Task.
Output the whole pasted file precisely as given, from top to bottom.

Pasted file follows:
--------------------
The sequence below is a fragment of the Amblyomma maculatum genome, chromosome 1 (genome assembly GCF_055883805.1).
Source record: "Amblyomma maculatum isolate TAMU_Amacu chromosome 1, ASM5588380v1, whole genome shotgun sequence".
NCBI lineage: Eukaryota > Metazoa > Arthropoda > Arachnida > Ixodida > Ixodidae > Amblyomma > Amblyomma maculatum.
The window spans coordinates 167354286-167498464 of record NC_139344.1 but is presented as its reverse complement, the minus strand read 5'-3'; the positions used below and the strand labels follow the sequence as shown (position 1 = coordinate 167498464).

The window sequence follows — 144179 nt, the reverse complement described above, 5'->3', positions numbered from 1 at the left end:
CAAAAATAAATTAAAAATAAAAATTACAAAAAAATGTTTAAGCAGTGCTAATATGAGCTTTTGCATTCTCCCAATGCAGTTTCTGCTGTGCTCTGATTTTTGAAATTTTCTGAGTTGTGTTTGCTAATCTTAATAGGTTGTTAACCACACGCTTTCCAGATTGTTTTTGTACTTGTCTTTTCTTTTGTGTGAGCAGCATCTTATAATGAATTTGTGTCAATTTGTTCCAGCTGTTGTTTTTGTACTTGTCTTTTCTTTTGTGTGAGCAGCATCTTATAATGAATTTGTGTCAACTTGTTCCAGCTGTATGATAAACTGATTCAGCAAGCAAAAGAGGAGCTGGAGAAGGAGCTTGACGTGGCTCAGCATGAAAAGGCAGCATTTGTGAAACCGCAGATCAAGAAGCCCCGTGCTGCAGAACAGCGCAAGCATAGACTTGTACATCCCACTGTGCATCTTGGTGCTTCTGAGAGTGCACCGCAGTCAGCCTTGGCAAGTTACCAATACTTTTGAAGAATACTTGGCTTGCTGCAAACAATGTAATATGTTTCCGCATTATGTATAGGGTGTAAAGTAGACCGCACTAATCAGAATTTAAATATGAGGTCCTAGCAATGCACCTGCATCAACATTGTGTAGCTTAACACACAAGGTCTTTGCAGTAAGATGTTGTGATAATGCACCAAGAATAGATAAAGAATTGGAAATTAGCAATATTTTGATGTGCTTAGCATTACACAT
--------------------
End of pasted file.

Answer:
The sequence below is a fragment of the Amblyomma maculatum genome, chromosome 1 (genome assembly GCF_055883805.1).
Source record: "Amblyomma maculatum isolate TAMU_Amacu chromosome 1, ASM5588380v1, whole genome shotgun sequence".
NCBI lineage: Eukaryota > Metazoa > Arthropoda > Arachnida > Ixodida > Ixodidae > Amblyomma > Amblyomma maculatum.
The window spans coordinates 167354286-167498464 of record NC_139344.1 but is presented as its reverse complement, the minus strand read 5'-3'; the positions used below and the strand labels follow the sequence as shown (position 1 = coordinate 167498464).

The window sequence follows — 144179 nt, the reverse complement described above, 5'->3', positions numbered from 1 at the left end:
CAAAAATAAATTAAAAATAAAAATTACAAAAAAATGTTTAAGCAGTGCTAATATGAGCTTTTGCATTCTCCCAATGCAGTTTCTGCTGTGCTCTGATTTTTGAAATTTTCTGAGTTGTGTTTGCTAATCTTAATAGGTTGTTAACCACACGCTTTCCAGATTGTTTTTGTACTTGTCTTTTCTTTTGTGTGAGCAGCATCTTATAATGAATTTGTGTCAATTTGTTCCAGCTGTTGTTTTTGTACTTGTCTTTTCTTTTGTGTGAGCAGCATCTTATAATGAATTTGTGTCAACTTGTTCCAGCTGTATGATAAACTGATTCAGCAAGCAAAAGAGGAGCTGGAGAAGGAGCTTGACGTGGCTCAGCATGAAAAGGCAGCATTTGTGAAACCGCAGATCAAGAAGCCCCGTGCTGCAGAACAGCGCAAGCATAGACTTGTACATCCCACTGTGCATCTTGGTGCTTCTGAGAGTGCACCGCAGTCAGCCTTGGCAAGTTACCAATACTTTTGAAGAATACTTGGCTTGCTGCAAACAATGTAATATGTTTCCGCATTATGTATAGGGTGTAAAGTAGACCGCACTAATCAGAATTTAAATATGAGGTCCTAGCAATGCACCTGCATCAACATTGTGTAGCTTAACACACAAGGTCTTTGCAGTAAGATGTTGTGATAATGCACCAAGAATAGATAAAGAATTGGAAATTAGCAATATTTTGATGTGCTTAGCATTACACAT